A New Era of Genomics for Fetal Diagnosis

Sponsor

NIH National Institute of Child Health and Human Development (NICHD)

Principal Investigator

Dr. Neeta Vora, Obstetrics and Gynecology

Project Run Dates

6/01/2017 to 6/30/2021

 

Summary

Whole exome sequencing (WES) is an innovative genomic technology that has proven to be a powerful diagnostic tool in adults and children but has not been studied for fetal genetic diagnosis. Standard prenatal fetal genetic testing with karyotype and microarray only provides a diagnosis in 10% of anomalous fetuses suspected to have a genetic syndrome, leaving the majority of families with uncertainty about diagnosis as well as recurrence risk in subsequent children. To evaluate the use of this transformative technology for evaluation of fetuses with multiple structural anomalies, I will apply WES in pregnancies complicated by a fetus with multiple congenital anomalies suspected to have a genetic etiology not identified by standard genetic testing. I will perform ES testing on 52 such maternal/paternal/fetal triads. The goal of aim 1 is to identify major genetic abnormalities associated with fetal death in fetuses suspected to have a genetic etiology not identified by standard genetic testing. We will use WES on fetal specimens (amniocytes, chorionic villi, or umbilical cord blood). By completing Aim 1, we will be able to evaluate the performance of WES in a prenatal population, and identify critical clinical characteristics that can guide its application. Aim 2 will measure the impact of fetal genetic information on parents. This information will be used to develop an ethical framework for the introduction of WES into a prenatal setting and a set of considerations to include in decision aids, counseling protocols, and quantitative surveys for use in future studies of prenatal exome sequencing. The results from this proposal are the first step toward my long term goal to establish a set of best practices to guide future implementation of new and innovative genomic technologies in the prenatal setting to benefit families affected by fetal genetic disorders.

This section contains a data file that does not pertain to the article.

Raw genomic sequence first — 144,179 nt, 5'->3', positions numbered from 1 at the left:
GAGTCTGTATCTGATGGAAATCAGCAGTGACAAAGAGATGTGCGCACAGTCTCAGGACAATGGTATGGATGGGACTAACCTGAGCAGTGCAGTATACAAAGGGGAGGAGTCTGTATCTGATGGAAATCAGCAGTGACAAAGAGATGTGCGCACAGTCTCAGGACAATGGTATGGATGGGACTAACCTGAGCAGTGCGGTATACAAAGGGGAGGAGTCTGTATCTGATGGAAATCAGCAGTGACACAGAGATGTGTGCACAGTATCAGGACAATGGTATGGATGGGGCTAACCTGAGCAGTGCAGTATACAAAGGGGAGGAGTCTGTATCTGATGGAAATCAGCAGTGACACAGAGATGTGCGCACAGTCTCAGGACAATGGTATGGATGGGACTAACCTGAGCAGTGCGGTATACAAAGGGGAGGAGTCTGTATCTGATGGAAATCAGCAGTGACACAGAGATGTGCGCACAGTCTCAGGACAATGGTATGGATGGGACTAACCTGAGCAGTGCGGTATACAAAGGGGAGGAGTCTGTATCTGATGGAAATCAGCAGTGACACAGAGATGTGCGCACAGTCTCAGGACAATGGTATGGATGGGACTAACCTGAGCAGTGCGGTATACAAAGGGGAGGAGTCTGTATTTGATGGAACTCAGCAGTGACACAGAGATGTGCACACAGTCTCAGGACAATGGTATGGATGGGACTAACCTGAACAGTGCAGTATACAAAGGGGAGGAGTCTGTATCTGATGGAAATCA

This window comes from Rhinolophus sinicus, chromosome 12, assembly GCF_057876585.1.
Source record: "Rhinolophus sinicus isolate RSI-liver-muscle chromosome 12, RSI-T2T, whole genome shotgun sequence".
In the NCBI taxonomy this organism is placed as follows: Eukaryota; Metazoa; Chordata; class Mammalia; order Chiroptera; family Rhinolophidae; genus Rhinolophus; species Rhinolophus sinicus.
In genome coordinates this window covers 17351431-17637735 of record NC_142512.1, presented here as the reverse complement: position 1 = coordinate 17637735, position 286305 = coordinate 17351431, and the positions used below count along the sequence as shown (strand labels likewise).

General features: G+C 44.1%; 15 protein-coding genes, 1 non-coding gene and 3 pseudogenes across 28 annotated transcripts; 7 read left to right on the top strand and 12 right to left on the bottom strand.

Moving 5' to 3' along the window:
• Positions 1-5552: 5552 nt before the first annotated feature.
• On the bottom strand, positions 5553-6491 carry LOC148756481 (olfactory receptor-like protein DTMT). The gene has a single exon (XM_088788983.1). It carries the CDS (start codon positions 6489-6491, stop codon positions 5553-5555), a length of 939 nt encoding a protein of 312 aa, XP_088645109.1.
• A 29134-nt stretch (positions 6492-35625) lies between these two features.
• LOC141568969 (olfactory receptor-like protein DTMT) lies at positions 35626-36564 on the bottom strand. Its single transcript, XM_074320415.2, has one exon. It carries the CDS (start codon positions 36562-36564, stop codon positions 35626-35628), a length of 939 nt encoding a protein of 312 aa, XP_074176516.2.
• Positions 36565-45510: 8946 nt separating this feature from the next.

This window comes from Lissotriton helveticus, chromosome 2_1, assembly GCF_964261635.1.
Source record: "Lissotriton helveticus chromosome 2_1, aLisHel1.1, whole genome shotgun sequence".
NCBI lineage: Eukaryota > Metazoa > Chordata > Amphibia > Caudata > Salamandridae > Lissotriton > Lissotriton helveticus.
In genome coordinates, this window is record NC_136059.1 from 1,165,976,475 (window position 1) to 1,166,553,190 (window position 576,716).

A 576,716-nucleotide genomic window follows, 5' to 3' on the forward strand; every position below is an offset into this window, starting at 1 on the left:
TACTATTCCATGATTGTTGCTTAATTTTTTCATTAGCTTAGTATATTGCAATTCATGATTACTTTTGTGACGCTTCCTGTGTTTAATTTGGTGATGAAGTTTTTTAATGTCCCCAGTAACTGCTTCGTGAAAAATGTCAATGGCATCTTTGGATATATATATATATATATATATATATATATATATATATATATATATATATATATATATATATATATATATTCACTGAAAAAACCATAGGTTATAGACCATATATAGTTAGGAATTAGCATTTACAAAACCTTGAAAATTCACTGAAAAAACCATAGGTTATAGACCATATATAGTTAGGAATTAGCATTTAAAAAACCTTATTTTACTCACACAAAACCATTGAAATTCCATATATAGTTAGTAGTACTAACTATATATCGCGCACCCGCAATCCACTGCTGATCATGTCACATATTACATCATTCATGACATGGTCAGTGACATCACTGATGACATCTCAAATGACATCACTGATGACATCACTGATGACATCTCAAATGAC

Associated Publications and other materials

 

Associated Award Numbers: A17-1507-001, 1-K23-HD088742-01A1